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A CurtainUp London Review
Billed as "What the British Museum didn't tell you. . " at the exhibition of the life size Terracotta Army from the tomb of the Emperor, Qin Shi Huanggdi, is this curiosity of a play by Bryony Lavery. More Light is set inside the tomb of this Chinese Emperor where alongside the terracotta army, many of his human servants and artisans have been buried alive to accompany the Emperor into the next life. The group of courtesans who accompany him are those of his wives who did not bear him a son. The anomaly of course is that we are told that none of these women have experienced childbirth; perhaps those that bore him daughters were instantly put to death in that grisly sexist society?
Led by an articulate courtesan named More Light (Catrina Lear) who also directs the play we hear much about the women's life while the Emperor was still alive. More Light is not just the narrator but a leader as the rest of the nervous women tend to squeal and recoil in unison. The women are sweetly named, Playful Kitten (Jenny Harrold), Love Mouth (Eugenia Caruso), Moist Moss (Caroline Daniel), Little Friend (Lydia Emerson), Many Treasures (Sandy Foster) and Pure Joy (Judith Musil) and are dressed identically. They have spent their life as art, pleasuring the Emperor and are ill prepared for survival in their silks, white makeup and bound feet.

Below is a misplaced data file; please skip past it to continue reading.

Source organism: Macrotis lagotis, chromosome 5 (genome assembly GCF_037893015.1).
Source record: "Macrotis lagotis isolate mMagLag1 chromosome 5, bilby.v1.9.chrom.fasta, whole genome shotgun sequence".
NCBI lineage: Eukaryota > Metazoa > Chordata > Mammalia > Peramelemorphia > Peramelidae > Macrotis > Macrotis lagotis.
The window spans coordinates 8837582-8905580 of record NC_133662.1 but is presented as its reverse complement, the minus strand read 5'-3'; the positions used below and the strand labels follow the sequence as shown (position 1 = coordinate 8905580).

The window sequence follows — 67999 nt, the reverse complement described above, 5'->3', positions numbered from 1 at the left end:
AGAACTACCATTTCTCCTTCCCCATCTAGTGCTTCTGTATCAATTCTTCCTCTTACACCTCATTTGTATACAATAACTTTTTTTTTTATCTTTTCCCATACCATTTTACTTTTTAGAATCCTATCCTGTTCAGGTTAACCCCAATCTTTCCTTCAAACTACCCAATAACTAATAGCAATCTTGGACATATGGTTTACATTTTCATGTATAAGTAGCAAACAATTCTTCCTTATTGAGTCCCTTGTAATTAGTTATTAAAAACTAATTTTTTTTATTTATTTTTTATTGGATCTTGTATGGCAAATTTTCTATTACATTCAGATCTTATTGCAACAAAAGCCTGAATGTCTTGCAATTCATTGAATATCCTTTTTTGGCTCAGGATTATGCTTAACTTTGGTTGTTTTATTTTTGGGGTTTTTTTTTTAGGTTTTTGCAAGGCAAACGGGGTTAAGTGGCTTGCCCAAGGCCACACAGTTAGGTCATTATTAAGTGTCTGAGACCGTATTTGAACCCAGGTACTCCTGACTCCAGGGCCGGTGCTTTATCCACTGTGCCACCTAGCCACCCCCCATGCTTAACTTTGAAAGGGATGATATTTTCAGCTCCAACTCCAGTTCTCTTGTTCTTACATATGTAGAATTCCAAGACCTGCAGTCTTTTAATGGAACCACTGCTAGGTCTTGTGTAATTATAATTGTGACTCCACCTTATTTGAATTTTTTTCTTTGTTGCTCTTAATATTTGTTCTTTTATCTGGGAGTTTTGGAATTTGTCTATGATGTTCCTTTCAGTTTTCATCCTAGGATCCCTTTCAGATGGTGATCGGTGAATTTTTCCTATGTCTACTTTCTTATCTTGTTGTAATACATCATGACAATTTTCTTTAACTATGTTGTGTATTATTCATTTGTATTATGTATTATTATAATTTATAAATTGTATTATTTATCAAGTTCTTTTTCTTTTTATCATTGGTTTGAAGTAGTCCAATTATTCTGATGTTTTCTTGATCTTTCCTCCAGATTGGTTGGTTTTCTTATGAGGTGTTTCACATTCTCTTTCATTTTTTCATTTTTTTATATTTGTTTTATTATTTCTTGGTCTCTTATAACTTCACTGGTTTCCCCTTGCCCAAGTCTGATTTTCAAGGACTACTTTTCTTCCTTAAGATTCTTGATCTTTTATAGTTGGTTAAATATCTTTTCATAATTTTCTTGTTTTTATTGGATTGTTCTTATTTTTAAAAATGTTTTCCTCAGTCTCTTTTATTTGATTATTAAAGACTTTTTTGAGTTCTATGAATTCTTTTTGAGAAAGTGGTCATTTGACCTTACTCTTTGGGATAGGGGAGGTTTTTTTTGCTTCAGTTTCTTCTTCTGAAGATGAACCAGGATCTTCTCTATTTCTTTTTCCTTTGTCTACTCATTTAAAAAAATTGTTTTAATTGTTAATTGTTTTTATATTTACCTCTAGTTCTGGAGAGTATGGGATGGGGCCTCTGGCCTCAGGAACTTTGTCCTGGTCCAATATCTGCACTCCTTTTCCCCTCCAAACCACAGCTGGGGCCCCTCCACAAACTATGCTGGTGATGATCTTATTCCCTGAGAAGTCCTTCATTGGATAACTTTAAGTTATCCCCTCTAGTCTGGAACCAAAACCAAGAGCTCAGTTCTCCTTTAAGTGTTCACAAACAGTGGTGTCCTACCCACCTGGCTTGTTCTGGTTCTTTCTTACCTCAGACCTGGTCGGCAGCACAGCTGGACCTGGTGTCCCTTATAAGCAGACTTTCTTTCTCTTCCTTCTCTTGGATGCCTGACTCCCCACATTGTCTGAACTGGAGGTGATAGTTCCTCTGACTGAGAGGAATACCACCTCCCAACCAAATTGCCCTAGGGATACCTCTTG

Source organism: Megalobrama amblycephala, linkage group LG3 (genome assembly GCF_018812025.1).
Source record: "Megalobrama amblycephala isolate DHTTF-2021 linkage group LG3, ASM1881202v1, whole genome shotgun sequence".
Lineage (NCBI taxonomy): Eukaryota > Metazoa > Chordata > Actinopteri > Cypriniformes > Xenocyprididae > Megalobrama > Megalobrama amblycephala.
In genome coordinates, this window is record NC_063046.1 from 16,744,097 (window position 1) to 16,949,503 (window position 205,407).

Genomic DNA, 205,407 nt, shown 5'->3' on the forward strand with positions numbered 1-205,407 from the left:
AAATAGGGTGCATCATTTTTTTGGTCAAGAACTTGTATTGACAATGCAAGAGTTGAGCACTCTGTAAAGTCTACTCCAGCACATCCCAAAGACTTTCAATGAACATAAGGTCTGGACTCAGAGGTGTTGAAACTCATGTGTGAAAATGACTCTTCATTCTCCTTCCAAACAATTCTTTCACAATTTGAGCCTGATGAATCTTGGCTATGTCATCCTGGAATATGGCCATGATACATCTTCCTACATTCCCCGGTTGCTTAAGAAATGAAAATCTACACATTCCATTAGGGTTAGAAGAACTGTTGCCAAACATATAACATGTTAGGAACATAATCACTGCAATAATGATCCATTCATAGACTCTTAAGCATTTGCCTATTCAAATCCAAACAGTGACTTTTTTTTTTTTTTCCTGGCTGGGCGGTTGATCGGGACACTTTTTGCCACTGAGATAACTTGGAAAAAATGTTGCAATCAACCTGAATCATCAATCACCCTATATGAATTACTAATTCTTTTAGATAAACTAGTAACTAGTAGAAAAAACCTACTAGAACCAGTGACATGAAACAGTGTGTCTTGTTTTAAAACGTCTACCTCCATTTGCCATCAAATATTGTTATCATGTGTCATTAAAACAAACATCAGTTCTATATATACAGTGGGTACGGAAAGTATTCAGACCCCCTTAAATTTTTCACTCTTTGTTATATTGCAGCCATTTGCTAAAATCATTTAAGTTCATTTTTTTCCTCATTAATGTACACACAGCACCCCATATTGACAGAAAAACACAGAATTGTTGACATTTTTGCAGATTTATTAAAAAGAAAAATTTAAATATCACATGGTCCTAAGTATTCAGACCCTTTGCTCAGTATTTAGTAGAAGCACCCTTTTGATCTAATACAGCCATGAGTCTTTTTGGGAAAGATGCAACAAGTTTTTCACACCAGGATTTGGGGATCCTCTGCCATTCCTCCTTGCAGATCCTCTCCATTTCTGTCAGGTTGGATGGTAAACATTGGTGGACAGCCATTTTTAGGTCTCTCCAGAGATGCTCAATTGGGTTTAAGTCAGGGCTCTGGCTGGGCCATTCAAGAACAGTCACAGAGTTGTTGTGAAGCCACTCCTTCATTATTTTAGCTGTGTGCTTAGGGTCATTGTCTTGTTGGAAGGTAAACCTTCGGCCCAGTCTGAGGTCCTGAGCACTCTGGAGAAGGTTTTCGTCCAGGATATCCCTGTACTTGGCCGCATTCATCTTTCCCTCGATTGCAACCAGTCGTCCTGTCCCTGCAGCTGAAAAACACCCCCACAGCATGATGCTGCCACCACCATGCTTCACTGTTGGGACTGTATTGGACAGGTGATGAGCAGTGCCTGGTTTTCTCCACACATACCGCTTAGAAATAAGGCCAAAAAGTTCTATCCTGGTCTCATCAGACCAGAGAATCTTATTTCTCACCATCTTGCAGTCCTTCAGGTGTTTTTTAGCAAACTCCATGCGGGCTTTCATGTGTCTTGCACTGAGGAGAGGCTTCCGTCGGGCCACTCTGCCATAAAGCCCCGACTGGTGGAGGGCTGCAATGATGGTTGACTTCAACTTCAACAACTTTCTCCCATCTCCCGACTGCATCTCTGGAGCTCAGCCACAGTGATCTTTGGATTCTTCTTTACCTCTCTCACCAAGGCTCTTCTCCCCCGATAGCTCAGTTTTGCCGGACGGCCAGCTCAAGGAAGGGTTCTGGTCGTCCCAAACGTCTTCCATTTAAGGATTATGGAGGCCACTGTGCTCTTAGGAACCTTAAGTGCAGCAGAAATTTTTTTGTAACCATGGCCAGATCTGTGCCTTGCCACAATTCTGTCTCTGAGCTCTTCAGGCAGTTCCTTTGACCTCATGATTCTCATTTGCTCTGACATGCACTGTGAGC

The first issue for the women is their own survival for which they take an extraordinary decision — you will have seen the play advertised as "a tale of life, death, sex, art and cannibalism". This act of rebellion is the first of many as they unbind their feet and no longer have to teeter about taking tiny steps. They pass the time folding origami flying birds as they chorus hypnotically about their past skills in the art of lovemaking. The intrusion of an escaped convict (Philip McGinley) into the inner sanctum presents another challenge to their survival and the hope of a way out.
The simple set decorated with bronzes and burnished metal, the women dressed with black kimonos and red cummerbunds and fans with the embellished imperial robes of the dead emperor laid out on his tomb add to the atmosphere. Bryony Lavery's play is a rhythmic and fascinating glimpse into the life of these courtesans but encouraging as we see these captive women who have led constrained but provided for lives, resourceful when faced with starvation and death.
Retold by Tina Packer of Shakespeare & Co.
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